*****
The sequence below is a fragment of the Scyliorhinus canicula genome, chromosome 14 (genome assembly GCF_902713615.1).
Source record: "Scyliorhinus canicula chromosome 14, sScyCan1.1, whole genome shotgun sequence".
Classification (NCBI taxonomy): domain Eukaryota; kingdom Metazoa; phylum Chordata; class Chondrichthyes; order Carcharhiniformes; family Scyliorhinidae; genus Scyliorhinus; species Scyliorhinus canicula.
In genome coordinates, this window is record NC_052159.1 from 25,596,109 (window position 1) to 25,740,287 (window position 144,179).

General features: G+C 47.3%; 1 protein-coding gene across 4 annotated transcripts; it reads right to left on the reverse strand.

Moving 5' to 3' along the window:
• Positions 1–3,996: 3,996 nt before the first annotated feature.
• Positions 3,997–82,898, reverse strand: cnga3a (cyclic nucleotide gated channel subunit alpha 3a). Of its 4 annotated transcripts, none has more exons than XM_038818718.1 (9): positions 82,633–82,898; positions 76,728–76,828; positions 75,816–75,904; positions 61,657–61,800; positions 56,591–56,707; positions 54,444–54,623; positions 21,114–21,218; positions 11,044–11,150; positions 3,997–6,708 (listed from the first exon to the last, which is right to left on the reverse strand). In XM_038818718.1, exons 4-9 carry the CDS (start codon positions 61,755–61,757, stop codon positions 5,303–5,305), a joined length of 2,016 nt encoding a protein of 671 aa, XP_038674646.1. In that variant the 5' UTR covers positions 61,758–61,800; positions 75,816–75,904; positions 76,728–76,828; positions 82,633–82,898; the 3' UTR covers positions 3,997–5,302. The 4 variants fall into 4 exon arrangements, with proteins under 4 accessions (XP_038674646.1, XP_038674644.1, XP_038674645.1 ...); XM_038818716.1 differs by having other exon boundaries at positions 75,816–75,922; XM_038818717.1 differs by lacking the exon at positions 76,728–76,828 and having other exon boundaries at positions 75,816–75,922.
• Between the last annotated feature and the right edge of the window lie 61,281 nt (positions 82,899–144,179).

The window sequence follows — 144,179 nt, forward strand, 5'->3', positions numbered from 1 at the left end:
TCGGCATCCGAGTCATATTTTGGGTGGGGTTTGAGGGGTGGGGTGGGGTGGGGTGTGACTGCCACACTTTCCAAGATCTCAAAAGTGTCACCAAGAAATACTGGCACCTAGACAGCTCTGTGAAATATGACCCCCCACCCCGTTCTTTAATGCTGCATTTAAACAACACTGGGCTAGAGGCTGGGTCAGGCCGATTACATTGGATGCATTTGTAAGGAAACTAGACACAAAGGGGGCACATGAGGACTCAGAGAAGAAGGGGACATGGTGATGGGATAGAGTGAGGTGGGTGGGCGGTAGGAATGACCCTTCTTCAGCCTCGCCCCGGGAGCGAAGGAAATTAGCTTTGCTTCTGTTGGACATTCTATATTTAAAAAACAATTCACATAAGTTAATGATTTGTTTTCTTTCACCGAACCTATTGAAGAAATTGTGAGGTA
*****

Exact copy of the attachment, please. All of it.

The sequence below is a fragment of the Scyliorhinus canicula genome, chromosome 14 (genome assembly GCF_902713615.1).
Source record: "Scyliorhinus canicula chromosome 14, sScyCan1.1, whole genome shotgun sequence".
Classification (NCBI taxonomy): domain Eukaryota; kingdom Metazoa; phylum Chordata; class Chondrichthyes; order Carcharhiniformes; family Scyliorhinidae; genus Scyliorhinus; species Scyliorhinus canicula.
In genome coordinates, this window is record NC_052159.1 from 25,596,109 (window position 1) to 25,740,287 (window position 144,179).

General features: G+C 47.3%; 1 protein-coding gene across 4 annotated transcripts; it reads right to left on the reverse strand.

Moving 5' to 3' along the window:
• Positions 1–3,996: 3,996 nt before the first annotated feature.
• Positions 3,997–82,898, reverse strand: cnga3a (cyclic nucleotide gated channel subunit alpha 3a). Of its 4 annotated transcripts, none has more exons than XM_038818718.1 (9): positions 82,633–82,898; positions 76,728–76,828; positions 75,816–75,904; positions 61,657–61,800; positions 56,591–56,707; positions 54,444–54,623; positions 21,114–21,218; positions 11,044–11,150; positions 3,997–6,708 (listed from the first exon to the last, which is right to left on the reverse strand). In XM_038818718.1, exons 4-9 carry the CDS (start codon positions 61,755–61,757, stop codon positions 5,303–5,305), a joined length of 2,016 nt encoding a protein of 671 aa, XP_038674646.1. In that variant the 5' UTR covers positions 61,758–61,800; positions 75,816–75,904; positions 76,728–76,828; positions 82,633–82,898; the 3' UTR covers positions 3,997–5,302. The 4 variants fall into 4 exon arrangements, with proteins under 4 accessions (XP_038674646.1, XP_038674644.1, XP_038674645.1 ...); XM_038818716.1 differs by having other exon boundaries at positions 75,816–75,922; XM_038818717.1 differs by lacking the exon at positions 76,728–76,828 and having other exon boundaries at positions 75,816–75,922.
• Between the last annotated feature and the right edge of the window lie 61,281 nt (positions 82,899–144,179).

The window sequence follows — 144,179 nt, forward strand, 5'->3', positions numbered from 1 at the left end:
TCGGCATCCGAGTCATATTTTGGGTGGGGTTTGAGGGGTGGGGTGGGGTGGGGTGTGACTGCCACACTTTCCAAGATCTCAAAAGTGTCACCAAGAAATACTGGCACCTAGACAGCTCTGTGAAATATGACCCCCCACCCCGTTCTTTAATGCTGCATTTAAACAACACTGGGCTAGAGGCTGGGTCAGGCCGATTACATTGGATGCATTTGTAAGGAAACTAGACACAAAGGGGGCACATGAGGACTCAGAGAAGAAGGGGACATGGTGATGGGATAGAGTGAGGTGGGTGGGCGGTAGGAATGACCCTTCTTCAGCCTCGCCCCGGGAGCGAAGGAAATTAGCTTTGCTTCTGTTGGACATTCTATATTTAAAAAACAATTCACATAAGTTAATGATTTGTTTTCTTTCACCGAACCTATTGAAGAAATTGTGAGGTA